1. Setting the context
Give an idea about who is speaking, where and why. In normal life we normally have some idea of the context of something we are listening to.
2. Generating interest
Motivate, raise students’ interest or remind them why they do the listening exercise . Personalisation activities are very important here. Discussion about the topic. Make them more willing to listen.
3. Activating current knowledge - what do you know about…?
4. Acquiring knowledge
Students may have limited general knowledge about a topic. Providing knowledge input will build their confidence for dealing with a listening. This could be done by giving a related text to read, or, a little more fun, a quiz.
5. Activating vocabulary / language
Children can brainstorm language before hand, and then perform the scene. By having the time to think about the language needs of a situation, they will be excellently prepared to cope with the listening.
6. Predicting content
Once we know the context for something, we are able to predict possible content. Try giving students a choice of things that they may or may not expect to hear, and ask them to choose those they think will be mentioned.
7. Pre-learning vocabulary
When we listen in our first language we can usually concentrate on the overall meaning because we know the meaning of the vocabulary. For students, large numbers of unknown words will often hinder listening, and certainly lower confidence. Select some vocabulary for the students to study before listening, perhaps matching words to definitions, followed by a simple practice activity such as filling the gaps in sentences.
8. Checking / understanding the listening tasks
By giving your students plenty of time to read and understand the main listening comprehension tasks, you allow them to get some idea of the content of the listening. They may even try to predict answers before listening.
Gap filling; a traditional exercise in which students reinsert words that have been taken out of a text. Landmine elephant gets new foot
Phrase filling; take phrases out of the article. Students have to put the phrases back into the text.
Paired gap filling; a regular gap fill except students choose from pairs of words to insert into the text. The pairs can be false friends, homophones, homographs, words to test general knowledge, etc. or be totally unrelated.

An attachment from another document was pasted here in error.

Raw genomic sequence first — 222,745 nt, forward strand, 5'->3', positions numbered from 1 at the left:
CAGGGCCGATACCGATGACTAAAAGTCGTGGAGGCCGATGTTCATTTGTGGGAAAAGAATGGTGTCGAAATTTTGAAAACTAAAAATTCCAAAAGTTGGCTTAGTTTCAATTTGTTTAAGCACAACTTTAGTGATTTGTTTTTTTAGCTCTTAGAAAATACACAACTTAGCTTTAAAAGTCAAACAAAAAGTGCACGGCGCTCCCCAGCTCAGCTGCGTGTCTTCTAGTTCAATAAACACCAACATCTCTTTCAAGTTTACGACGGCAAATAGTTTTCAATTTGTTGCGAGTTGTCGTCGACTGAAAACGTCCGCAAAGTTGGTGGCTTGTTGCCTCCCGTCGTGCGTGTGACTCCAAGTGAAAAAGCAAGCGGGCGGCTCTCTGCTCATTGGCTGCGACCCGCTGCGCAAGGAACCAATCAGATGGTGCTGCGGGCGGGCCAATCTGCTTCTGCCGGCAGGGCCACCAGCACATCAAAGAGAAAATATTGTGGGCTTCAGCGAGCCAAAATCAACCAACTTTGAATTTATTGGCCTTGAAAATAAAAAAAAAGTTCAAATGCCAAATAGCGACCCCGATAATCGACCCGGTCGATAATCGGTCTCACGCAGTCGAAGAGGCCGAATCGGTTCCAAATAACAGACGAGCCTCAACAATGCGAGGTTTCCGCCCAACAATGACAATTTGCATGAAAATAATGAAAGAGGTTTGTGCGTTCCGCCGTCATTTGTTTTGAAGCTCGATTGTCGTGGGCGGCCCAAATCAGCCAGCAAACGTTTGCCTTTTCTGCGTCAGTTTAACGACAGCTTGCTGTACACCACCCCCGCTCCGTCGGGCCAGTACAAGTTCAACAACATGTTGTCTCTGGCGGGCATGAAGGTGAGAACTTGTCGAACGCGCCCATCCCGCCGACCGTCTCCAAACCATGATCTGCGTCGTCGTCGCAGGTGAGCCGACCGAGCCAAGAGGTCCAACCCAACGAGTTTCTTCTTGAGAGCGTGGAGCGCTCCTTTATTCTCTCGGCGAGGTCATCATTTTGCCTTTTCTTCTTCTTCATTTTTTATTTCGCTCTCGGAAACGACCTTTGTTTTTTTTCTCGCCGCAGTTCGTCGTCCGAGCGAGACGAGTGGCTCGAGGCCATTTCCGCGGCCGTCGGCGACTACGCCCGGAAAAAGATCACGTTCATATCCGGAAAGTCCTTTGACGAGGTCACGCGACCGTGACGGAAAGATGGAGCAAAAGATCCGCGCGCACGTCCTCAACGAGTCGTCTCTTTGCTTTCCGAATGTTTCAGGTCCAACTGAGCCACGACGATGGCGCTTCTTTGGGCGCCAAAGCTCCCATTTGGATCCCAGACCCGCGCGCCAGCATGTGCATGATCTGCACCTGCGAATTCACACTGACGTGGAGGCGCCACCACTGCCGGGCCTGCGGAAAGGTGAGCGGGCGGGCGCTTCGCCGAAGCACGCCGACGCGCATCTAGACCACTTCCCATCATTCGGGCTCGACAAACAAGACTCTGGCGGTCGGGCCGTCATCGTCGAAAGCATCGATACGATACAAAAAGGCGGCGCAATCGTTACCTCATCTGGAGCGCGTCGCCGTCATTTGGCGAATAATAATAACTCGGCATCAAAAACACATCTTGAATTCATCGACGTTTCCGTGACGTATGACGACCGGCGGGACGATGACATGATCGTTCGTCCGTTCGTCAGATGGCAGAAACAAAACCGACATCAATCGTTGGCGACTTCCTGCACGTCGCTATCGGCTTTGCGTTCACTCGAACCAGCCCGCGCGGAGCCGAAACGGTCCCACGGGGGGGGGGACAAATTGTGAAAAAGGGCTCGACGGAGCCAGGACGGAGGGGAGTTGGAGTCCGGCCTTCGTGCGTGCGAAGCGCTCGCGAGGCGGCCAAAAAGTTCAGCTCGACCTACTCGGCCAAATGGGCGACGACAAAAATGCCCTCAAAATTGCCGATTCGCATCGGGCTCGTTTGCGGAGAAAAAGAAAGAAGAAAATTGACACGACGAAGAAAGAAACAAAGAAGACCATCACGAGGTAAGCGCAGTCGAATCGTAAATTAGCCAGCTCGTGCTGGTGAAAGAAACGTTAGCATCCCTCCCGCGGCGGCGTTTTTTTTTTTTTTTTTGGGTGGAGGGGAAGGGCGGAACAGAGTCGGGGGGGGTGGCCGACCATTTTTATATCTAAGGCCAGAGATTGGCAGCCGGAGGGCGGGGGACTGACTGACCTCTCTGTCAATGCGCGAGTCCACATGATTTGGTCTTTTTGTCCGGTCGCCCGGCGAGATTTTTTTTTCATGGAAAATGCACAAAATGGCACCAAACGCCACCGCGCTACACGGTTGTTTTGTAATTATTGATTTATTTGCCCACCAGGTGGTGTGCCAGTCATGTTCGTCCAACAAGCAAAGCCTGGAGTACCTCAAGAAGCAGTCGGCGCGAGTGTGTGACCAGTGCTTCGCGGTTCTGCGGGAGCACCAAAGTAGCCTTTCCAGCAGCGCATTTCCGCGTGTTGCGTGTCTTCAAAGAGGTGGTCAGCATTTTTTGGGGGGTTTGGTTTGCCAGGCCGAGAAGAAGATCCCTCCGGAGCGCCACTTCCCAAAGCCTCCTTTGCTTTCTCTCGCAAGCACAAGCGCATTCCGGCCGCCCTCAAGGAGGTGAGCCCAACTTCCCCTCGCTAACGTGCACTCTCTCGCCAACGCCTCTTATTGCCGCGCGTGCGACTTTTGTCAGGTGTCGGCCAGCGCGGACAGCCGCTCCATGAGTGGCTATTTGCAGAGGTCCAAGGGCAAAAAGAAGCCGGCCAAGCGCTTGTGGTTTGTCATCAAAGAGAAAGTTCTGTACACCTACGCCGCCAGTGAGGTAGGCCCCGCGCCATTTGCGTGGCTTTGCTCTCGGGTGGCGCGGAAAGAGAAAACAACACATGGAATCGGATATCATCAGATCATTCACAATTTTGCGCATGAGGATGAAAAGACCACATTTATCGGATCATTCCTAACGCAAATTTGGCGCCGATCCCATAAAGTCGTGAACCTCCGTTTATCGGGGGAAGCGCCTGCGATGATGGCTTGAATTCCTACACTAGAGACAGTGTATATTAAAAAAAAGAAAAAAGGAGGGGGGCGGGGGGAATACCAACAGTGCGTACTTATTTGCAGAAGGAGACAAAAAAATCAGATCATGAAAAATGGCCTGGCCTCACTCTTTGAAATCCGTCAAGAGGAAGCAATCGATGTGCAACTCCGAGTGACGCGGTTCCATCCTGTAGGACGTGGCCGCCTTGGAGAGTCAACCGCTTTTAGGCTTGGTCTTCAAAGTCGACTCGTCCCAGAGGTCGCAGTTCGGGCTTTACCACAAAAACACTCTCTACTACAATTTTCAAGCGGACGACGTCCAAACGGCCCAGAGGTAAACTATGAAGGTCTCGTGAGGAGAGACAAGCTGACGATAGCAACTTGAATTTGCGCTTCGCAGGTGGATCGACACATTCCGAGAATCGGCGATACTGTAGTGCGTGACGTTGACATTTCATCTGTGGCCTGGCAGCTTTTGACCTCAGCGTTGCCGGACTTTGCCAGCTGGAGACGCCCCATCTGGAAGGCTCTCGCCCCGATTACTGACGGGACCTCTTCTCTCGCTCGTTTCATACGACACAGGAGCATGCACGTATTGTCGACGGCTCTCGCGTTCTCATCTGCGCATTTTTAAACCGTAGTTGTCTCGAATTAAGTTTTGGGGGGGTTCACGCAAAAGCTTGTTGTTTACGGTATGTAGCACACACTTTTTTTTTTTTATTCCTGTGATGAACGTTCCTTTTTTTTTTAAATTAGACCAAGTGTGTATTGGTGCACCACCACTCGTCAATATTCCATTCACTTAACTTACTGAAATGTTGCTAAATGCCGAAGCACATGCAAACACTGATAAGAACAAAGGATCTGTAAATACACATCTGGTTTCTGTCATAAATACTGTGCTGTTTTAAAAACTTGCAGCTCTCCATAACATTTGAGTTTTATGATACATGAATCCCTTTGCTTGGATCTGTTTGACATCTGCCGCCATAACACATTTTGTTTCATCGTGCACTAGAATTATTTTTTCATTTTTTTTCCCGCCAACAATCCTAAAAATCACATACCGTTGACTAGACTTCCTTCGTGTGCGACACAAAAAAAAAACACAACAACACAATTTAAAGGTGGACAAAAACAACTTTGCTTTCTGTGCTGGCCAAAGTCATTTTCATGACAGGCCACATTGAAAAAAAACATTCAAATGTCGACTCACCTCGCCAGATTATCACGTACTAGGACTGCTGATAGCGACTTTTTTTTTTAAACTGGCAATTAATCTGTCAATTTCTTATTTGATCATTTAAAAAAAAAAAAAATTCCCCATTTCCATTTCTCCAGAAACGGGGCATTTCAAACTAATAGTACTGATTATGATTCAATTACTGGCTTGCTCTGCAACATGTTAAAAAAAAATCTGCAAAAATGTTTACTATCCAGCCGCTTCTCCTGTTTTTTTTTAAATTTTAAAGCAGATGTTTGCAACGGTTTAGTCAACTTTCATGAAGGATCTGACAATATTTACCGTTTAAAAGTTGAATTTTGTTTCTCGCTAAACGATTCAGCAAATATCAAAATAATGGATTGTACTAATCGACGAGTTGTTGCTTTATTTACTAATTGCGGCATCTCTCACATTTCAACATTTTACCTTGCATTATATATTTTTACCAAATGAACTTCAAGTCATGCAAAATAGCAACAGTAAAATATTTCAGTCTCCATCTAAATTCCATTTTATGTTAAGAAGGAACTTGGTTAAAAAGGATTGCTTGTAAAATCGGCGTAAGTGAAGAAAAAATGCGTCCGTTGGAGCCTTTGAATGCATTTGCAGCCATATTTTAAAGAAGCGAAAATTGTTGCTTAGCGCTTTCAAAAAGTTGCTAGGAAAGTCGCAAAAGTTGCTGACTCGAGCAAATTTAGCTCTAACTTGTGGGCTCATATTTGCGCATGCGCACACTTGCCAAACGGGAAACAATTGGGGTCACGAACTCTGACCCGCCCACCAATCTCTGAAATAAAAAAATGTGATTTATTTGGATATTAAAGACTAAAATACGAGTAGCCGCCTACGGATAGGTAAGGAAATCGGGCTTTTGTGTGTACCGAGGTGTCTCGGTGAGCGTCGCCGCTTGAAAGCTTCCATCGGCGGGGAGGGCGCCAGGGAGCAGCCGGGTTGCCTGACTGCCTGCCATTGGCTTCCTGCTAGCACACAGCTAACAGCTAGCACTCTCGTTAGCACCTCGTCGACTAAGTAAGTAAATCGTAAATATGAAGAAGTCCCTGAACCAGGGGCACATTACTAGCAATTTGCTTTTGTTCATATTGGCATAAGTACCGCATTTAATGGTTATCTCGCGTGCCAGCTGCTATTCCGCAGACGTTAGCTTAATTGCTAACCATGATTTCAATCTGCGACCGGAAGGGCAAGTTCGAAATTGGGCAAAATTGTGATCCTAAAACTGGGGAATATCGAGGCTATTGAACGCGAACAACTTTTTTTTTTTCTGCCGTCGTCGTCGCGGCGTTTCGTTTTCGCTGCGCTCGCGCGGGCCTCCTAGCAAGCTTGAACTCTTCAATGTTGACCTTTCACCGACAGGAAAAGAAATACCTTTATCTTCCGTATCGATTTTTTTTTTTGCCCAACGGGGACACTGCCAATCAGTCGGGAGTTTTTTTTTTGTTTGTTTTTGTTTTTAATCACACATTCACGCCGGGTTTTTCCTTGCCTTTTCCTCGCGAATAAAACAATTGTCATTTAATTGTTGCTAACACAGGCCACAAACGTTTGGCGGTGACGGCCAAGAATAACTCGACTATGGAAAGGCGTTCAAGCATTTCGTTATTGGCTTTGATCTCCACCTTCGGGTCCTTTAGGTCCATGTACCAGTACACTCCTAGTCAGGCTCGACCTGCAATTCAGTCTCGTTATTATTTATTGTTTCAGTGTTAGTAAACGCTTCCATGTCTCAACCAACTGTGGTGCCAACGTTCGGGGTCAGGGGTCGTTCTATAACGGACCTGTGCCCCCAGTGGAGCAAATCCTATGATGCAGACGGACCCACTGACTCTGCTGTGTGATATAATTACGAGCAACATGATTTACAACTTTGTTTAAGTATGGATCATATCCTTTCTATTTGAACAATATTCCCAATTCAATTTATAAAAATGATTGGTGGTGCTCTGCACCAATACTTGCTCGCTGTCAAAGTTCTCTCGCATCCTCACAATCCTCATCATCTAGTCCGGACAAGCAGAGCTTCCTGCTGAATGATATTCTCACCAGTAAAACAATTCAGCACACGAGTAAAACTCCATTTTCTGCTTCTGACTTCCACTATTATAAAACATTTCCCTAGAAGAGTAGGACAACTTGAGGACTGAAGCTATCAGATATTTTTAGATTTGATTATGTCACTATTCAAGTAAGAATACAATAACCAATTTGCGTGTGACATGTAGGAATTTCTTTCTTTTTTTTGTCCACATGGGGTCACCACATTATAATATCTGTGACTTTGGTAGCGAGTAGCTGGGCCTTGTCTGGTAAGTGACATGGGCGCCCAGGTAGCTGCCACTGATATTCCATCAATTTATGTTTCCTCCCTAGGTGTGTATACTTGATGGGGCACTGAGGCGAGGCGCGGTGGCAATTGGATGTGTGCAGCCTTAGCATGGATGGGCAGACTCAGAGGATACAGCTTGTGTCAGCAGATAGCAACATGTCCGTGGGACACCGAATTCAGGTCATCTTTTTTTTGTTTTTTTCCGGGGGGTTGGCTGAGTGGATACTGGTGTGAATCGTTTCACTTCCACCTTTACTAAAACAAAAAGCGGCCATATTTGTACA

True/False; students check the answers to the True/False activity. Talk about the answers and any disagreements there might be. Students talk about the choices in the true/false activity and whether it was a useful activity.
Synonyms check; students check the answers to the synonym matching activity. Talk about the answers and any disagreements there might be. Students talk about the activity and whether it was a useful activity. They also talk about the synonyms and their usefulness.
Antonym matching; write ten antonyms of words in the article. Students have to find the words in the article that match the antonyms.
Phrase match check: Students have to check their answers to the phrase match exercise.
Questions: Students have to make notes for questions they would like to ask their partners or the class about the article. Ask students to circle the words as they read/listen.
Vocabulary: Students circle words that they do not know the meaning of. They will find out more about the words after the exercise by showing the words to their partners and trying to guess the meanings in context or by breaking the word down into prefixes, suffixes and roots.
Interesting words: Students circle words they think are interesting that they would like to talk about after the reading / listening.
Pronunciation: Students circle the words they would like to know the pronunciation of.
Quiz: Students circle three things they would like to write a quiz question on after the reading. After they have written the...
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